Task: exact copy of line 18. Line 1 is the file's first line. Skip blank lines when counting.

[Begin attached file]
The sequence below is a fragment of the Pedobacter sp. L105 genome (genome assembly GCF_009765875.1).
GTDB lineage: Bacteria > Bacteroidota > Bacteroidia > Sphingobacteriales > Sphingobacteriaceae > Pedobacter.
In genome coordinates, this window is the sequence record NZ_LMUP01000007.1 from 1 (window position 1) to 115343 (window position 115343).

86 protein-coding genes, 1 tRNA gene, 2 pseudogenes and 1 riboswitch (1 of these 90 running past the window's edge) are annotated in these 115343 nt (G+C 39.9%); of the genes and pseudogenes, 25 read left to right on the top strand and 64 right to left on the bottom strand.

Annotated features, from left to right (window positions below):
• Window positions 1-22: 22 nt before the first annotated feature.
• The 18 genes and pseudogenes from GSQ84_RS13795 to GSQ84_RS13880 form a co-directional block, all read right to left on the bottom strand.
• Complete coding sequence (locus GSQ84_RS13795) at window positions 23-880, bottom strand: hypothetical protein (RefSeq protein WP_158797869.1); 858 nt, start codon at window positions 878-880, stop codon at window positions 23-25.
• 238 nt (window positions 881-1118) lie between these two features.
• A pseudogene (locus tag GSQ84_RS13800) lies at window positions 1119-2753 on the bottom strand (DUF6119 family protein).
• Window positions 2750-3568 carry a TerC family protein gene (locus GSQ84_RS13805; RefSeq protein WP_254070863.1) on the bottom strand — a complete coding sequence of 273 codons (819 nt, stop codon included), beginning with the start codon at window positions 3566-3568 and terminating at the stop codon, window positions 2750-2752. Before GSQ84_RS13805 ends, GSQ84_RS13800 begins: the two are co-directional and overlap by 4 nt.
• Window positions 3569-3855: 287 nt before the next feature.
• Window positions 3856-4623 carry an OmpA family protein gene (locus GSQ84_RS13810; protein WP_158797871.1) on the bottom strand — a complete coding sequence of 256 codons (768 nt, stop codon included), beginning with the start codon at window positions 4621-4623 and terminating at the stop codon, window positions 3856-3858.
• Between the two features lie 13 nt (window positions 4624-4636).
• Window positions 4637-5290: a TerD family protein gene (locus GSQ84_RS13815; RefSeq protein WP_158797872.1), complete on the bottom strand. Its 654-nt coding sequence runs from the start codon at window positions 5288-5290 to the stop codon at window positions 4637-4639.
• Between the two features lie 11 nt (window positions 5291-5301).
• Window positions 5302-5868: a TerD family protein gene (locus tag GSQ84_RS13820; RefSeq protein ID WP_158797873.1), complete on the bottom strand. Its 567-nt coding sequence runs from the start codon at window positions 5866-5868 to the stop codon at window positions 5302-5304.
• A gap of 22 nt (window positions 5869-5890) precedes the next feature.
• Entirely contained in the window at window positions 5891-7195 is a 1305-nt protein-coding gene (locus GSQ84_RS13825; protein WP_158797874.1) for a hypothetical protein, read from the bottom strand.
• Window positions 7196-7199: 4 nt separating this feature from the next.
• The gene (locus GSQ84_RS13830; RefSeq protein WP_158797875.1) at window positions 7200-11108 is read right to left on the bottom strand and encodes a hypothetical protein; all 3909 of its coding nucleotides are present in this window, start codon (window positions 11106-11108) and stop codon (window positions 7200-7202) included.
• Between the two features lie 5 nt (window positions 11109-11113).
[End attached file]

• A gap of 22 nt (window positions 5869-5890) precedes the next feature.